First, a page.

Eshkol Nevo: Unimaginable correspondenceToday “we tend to limit ourselves to a single point of view”, but literature is where “we feel close to the most distant, where the most estranged becomes familiar.” From the January issue of Tracce, a dialogue with the Israeli writer Eshkol Nevo
"There are people you trust so much that you play heads or tails with them over the phone.” The stories of Israeli author Eshkol Nevo emerge from his pen to go in search of such men and women. The characters that populate his novels are always moving towards others, seeking a stable point within the fickleness of the world. This is what happens in Symmetry of Desires, among his best-known novels where four friends, not yet 30 years old, decide to write their greatest wishes in an envelope during the World Cup final of ’98, to be opened four years later. None will succeed in fufilling their dreams, but life, with its burden of pain, will change them to such an extent that each will fulfill the other's wish, in a game of unimaginable correspondence.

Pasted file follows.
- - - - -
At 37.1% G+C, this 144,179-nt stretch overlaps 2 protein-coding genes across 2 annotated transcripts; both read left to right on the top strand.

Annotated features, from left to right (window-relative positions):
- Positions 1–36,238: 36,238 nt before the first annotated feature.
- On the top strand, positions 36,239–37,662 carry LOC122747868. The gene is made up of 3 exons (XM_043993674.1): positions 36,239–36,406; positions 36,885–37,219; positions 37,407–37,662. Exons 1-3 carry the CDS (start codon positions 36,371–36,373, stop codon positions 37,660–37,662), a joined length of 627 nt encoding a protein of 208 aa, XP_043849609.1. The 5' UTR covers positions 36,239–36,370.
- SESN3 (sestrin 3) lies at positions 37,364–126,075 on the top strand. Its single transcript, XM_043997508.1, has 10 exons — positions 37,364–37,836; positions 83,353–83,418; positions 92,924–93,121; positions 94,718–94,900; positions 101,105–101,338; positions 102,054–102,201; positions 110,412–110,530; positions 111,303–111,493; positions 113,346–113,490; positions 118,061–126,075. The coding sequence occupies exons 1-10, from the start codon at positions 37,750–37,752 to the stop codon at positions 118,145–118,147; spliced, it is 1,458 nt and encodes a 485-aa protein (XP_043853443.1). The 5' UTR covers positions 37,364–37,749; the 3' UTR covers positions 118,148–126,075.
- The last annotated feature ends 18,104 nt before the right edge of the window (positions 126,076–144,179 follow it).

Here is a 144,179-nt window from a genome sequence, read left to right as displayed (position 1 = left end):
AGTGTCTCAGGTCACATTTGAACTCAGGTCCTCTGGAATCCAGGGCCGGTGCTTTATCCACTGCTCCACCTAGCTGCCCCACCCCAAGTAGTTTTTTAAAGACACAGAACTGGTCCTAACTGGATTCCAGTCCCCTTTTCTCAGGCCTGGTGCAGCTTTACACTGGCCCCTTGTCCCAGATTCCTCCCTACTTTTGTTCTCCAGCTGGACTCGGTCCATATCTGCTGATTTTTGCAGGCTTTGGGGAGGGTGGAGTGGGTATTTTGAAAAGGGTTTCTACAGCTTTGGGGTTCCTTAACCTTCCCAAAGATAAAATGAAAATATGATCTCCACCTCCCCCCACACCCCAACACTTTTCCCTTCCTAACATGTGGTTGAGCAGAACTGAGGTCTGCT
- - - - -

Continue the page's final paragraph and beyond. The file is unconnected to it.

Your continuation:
Nevo’s storytelling – who was a pupil of Amos Oz and grandson of Levi Eshkol, Israel's prime minister during the Six-Day War – knows how to be tender and brutal at the same time: it takes nothing away from discomfort, it does not alleviate the torment. But he lets the raw material of his stories be imbued with a force that drives his characters to go beyond the surface, in search of a continuous resurrection. In Three Stories, a novel from which director Nanni Moretti made the film of the same name, Hani, a young mother overwhelmed by immense loneliness and the shadow of psychosis, realizes that she is "falling apart." It will be her conscience that will suggest the way to get herself back together: "I feel that something within tells me 'do the wrong thing,'" because in order to find one's place in the world sometimes it is necessary to take risks. That is what happened to Nevo himself. When he was 28 years old, after graduating with a degree in psychology and being admitted to a master's program, he suddenly perceived that he was no longer interested in becoming a psychologist, but he needed to dedicate himself to writing. "It was not an intellectual understanding, but a struggle within me that led me out of college and into writing. I was pulled by something bigger that accompanied me to fulfill my life in a different way than I and others had imagined. They told me I was crazy to give up everything, but I sensed this was the destiny that awaited me.”